Our basecamp was nestled right next to that river, wedged quite perfectly with the river to the North, the Ocean to the East and nothing but jungle all around us. Quite beautiful and peaceful. The camp had once been a fishing village, but was abandoned after a strong hurricane. It bounced from owner to owner for a few years until it fell into the hands of GVI somewhere around 2005. The original concrete structures are still used by GVI. There is a main communal building with a kitchen and a few other rooms, an office for staff and an equipment maintenance room. Then there are couple of groupings of small huts, one group by the beach where the staff sleeps and another grouping in the jungle were the volunteers sleep. Any electricity we enjoyed was provided by solar power and generator, usually we would get a few hours of light in the evening. Drinking and cooking water was delivered once or twice a week, but all other water for showering and such was rain water from a well below the communal building. Toilets were bucket flushed, cleaning water for dishes and stuff was pulled from the well and then purified with a bit of bleach, and for showers you would fill your bucket from the well, carry it into designated showering areas in the woods and cup it over your head. We had running water only in the kitchen, and that was from a cisturn on the roof that we had to fill once or twice a week from the well by forming an assembly line of sorts and passing buckets. This system was fine by me for the most part. The only thing that creeped me out was when at some point the well started to smell, and they pulled a dead, bloated iguana carcass from it. Apparently it happens often, but all I could think was how many showers did I take with the dead iguana water!
The huts we slept in were very basic. Just a concrete room with 3 bunks, and screened windows and doors.Each of us also got one of those plastic storage bins to put our stuff in. When it rained, most of the huts flooded, so it was a good ideato keep your stuff in those bins or off he floor. The biggest problem with the accommodation wasn't the uncomfortable mattresses, or the mice and scorpions that would surprise us now and again, it was the location of the huts in general. The volunteer huts were in the middle of the jungle, so there was not a breeze to be had, which was horrible when it came time to sleep. So many nights were hot and sticky. There were nights I tossed and turned all night. I would think about ditching the huts for the hammocks which were hung right out on the beach, but others had done it before me, and you end up getting eaten alive by sand flies. The only solution seemed to be to sleep in the least amount of clothes possible, sprawled so that you didn't have skin touching skin anywhere. Many nights I slept just about naked and just made sure to wake up before everyone else in the room so I could dress :)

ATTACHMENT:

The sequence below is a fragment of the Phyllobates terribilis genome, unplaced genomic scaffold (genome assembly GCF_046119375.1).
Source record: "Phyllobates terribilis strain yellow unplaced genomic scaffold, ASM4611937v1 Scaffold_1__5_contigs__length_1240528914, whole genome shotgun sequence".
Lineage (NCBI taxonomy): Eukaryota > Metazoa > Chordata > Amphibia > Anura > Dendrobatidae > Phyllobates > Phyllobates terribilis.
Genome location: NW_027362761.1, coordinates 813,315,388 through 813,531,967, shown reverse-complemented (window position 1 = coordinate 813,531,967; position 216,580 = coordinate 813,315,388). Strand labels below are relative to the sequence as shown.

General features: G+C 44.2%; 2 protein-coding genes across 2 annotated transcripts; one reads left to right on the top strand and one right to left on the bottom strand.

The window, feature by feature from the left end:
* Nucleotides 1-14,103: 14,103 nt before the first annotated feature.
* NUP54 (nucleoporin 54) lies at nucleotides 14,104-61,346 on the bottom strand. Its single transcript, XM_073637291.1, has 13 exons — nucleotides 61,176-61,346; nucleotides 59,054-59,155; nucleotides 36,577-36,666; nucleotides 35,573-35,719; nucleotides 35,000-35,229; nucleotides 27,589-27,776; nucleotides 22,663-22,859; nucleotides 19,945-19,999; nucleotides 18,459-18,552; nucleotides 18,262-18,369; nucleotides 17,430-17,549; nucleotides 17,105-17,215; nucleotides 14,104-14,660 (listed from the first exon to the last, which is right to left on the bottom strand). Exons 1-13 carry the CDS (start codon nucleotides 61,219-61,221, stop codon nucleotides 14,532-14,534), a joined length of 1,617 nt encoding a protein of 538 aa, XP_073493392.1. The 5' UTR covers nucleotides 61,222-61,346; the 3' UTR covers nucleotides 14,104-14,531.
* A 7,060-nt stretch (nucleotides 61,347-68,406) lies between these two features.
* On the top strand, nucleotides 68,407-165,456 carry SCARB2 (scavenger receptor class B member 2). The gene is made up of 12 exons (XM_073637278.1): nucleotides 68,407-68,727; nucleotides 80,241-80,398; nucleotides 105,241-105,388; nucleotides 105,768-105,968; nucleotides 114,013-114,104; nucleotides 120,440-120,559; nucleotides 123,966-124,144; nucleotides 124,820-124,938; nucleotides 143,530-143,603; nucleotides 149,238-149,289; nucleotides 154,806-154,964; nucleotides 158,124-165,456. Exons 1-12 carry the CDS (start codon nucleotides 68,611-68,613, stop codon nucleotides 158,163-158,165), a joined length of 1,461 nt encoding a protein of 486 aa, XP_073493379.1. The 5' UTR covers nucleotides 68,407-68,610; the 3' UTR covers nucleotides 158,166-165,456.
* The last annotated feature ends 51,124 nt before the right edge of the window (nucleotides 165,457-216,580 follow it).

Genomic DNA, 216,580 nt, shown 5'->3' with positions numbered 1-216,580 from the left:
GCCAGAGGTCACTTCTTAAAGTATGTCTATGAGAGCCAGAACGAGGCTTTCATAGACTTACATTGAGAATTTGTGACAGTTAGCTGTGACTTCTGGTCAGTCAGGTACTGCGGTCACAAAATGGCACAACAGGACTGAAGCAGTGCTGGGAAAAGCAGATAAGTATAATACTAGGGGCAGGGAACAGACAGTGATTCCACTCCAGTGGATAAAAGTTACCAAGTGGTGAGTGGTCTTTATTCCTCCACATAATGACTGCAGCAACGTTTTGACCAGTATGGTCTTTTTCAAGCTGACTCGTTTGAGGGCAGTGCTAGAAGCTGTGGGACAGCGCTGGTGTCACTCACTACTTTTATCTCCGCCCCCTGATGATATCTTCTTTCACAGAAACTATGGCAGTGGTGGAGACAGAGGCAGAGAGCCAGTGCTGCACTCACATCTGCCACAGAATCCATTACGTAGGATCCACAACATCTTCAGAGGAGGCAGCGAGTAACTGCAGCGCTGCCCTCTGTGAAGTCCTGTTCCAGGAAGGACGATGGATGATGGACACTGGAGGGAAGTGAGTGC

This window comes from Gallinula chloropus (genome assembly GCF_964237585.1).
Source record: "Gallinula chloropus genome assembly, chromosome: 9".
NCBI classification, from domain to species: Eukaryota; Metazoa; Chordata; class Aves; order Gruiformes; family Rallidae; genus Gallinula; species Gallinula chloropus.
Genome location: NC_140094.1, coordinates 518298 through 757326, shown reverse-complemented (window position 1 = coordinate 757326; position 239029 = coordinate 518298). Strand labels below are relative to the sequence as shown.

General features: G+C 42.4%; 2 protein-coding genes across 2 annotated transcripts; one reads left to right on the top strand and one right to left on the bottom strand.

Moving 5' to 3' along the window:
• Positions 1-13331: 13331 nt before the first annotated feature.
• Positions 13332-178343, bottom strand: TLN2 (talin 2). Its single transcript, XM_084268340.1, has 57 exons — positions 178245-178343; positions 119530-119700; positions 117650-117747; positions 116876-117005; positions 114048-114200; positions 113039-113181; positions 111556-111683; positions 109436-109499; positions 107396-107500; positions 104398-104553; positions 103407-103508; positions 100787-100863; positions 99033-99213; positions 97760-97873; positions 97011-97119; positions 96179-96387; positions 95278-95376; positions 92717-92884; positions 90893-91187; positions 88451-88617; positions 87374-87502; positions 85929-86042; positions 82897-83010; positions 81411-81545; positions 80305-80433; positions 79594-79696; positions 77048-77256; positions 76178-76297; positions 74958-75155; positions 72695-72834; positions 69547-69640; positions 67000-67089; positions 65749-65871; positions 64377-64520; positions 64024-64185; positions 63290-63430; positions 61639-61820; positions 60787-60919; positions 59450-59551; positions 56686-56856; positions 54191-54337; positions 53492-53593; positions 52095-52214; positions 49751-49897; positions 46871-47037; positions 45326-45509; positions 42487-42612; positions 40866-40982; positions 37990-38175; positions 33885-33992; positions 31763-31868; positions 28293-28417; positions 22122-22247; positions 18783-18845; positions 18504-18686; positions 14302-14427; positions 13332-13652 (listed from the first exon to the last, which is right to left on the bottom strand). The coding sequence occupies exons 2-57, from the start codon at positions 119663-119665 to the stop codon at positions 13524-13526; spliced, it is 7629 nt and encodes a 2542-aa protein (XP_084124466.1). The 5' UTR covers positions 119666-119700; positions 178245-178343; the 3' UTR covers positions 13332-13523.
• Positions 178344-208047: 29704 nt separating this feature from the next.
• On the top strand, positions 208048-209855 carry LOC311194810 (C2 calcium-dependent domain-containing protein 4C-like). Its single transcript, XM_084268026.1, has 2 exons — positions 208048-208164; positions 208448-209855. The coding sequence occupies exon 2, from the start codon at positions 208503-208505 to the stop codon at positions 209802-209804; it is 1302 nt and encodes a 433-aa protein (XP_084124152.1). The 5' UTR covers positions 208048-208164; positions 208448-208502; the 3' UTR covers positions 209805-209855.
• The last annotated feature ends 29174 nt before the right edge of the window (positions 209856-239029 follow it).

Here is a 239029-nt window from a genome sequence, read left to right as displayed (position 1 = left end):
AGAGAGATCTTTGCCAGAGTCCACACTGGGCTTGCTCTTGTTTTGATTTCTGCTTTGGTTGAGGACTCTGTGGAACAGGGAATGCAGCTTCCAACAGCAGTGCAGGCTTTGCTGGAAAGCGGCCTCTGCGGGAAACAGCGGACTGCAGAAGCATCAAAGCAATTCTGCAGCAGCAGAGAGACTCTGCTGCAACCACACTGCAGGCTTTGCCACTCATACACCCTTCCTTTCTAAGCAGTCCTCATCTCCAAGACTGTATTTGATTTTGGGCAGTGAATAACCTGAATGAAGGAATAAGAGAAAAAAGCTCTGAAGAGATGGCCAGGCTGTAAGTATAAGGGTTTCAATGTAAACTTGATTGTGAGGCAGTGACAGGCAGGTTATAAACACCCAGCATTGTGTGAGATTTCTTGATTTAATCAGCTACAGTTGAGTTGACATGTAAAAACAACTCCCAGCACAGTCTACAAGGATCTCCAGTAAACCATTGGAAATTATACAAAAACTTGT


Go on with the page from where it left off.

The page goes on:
I had 3 roommates in my hut. Alex from the UK, Betty from Switzerland and John D from the US. Everyone for the most part got along great. It did take a little while for a few of the old volunteer group to warm up to us, and even some of the staff. I think it was just because the dynamic of the old group was really good, and many of them had just left, so those that were left and even some staff members were bummed out. It actually took about 3 weeks to a month for the whole group to really start coming together. You kind of have to, living in these conditions and working together every day to keep the place running. I'll get more into that in my next post.
I'm realizing that maybe I am making the place seem kinda horrible, but it honestly wasn't. I am mentioning some of the rougher aspects of the camp because that's what made the experience of it so great. It was simple and remote, but also beautiful. It was kinda nice to live without electricity and wifi, and even water. All of these things are just a given at home. Things that we don't even think about. While a nice warm shower was probably the comfort I missed the most, I was amazed that I could actually shower with just a single bucket of water. It really puts into perspective how wasteful I was at home. Also, we found that we could enjoy a warm shower now an then by getting our water from the well earlier in the day and leaving our bucket in the sun for a few hours. So things weren't so bad, and the experience was quite interesting. I'll take a hut on a secluded stretch of beach, and diving on uncrowded reefs any day over wifi and being glued to my smart phone. And, when we were really in need of a real shower, or wifi, we could always travel into the cities on the weekend for some creature comforts.